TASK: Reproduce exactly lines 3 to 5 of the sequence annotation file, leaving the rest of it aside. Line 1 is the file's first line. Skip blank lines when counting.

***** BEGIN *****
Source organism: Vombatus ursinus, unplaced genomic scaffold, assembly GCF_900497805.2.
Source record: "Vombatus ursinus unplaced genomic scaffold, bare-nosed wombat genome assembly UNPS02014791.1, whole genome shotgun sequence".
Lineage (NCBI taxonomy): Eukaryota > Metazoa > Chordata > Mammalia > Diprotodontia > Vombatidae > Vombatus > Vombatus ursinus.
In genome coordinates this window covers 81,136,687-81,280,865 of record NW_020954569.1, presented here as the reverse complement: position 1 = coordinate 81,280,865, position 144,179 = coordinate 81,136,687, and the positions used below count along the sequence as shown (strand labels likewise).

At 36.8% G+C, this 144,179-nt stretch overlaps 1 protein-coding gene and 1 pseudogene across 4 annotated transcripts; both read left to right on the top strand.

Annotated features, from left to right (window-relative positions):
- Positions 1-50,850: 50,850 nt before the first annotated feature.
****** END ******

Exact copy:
Lineage (NCBI taxonomy): Eukaryota > Metazoa > Chordata > Mammalia > Diprotodontia > Vombatidae > Vombatus > Vombatus ursinus.
In genome coordinates this window covers 81,136,687-81,280,865 of record NW_020954569.1, presented here as the reverse complement: position 1 = coordinate 81,280,865, position 144,179 = coordinate 81,136,687, and the positions used below count along the sequence as shown (strand labels likewise).

At 36.8% G+C, this 144,179-nt stretch overlaps 1 protein-coding gene and 1 pseudogene across 4 annotated transcripts; both read left to right on the top strand.